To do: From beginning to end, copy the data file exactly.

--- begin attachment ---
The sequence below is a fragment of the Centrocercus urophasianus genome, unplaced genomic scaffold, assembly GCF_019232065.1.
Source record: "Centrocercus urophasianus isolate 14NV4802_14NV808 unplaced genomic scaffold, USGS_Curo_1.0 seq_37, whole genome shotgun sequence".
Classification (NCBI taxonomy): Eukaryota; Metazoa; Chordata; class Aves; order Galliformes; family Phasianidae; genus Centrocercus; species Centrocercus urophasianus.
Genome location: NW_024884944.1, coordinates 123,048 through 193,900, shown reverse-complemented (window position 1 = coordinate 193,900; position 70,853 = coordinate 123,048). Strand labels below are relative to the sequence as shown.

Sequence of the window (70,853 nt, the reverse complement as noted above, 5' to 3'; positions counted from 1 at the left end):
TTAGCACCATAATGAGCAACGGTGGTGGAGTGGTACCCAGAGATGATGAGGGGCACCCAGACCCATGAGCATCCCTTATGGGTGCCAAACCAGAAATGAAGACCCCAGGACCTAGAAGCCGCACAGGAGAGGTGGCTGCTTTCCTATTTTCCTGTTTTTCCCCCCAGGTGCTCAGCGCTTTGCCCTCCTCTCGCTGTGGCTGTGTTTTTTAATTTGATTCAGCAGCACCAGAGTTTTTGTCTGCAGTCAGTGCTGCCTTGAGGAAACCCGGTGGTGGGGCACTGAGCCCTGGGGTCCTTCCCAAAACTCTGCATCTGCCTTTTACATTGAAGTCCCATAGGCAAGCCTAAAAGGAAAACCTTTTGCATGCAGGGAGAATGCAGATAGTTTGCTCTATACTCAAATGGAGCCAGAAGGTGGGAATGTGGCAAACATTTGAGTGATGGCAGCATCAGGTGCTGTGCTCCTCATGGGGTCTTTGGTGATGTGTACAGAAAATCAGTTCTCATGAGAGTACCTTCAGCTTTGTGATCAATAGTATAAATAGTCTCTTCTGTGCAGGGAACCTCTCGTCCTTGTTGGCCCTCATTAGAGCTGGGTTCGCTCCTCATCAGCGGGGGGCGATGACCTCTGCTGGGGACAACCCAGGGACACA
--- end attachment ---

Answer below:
The sequence below is a fragment of the Centrocercus urophasianus genome, unplaced genomic scaffold, assembly GCF_019232065.1.
Source record: "Centrocercus urophasianus isolate 14NV4802_14NV808 unplaced genomic scaffold, USGS_Curo_1.0 seq_37, whole genome shotgun sequence".
Classification (NCBI taxonomy): Eukaryota; Metazoa; Chordata; class Aves; order Galliformes; family Phasianidae; genus Centrocercus; species Centrocercus urophasianus.
Genome location: NW_024884944.1, coordinates 123,048 through 193,900, shown reverse-complemented (window position 1 = coordinate 193,900; position 70,853 = coordinate 123,048). Strand labels below are relative to the sequence as shown.

Sequence of the window (70,853 nt, the reverse complement as noted above, 5' to 3'; positions counted from 1 at the left end):
TTAGCACCATAATGAGCAACGGTGGTGGAGTGGTACCCAGAGATGATGAGGGGCACCCAGACCCATGAGCATCCCTTATGGGTGCCAAACCAGAAATGAAGACCCCAGGACCTAGAAGCCGCACAGGAGAGGTGGCTGCTTTCCTATTTTCCTGTTTTTCCCCCCAGGTGCTCAGCGCTTTGCCCTCCTCTCGCTGTGGCTGTGTTTTTTAATTTGATTCAGCAGCACCAGAGTTTTTGTCTGCAGTCAGTGCTGCCTTGAGGAAACCCGGTGGTGGGGCACTGAGCCCTGGGGTCCTTCCCAAAACTCTGCATCTGCCTTTTACATTGAAGTCCCATAGGCAAGCCTAAAAGGAAAACCTTTTGCATGCAGGGAGAATGCAGATAGTTTGCTCTATACTCAAATGGAGCCAGAAGGTGGGAATGTGGCAAACATTTGAGTGATGGCAGCATCAGGTGCTGTGCTCCTCATGGGGTCTTTGGTGATGTGTACAGAAAATCAGTTCTCATGAGAGTACCTTCAGCTTTGTGATCAATAGTATAAATAGTCTCTTCTGTGCAGGGAACCTCTCGTCCTTGTTGGCCCTCATTAGAGCTGGGTTCGCTCCTCATCAGCGGGGGGCGATGACCTCTGCTGGGGACAACCCAGGGACACA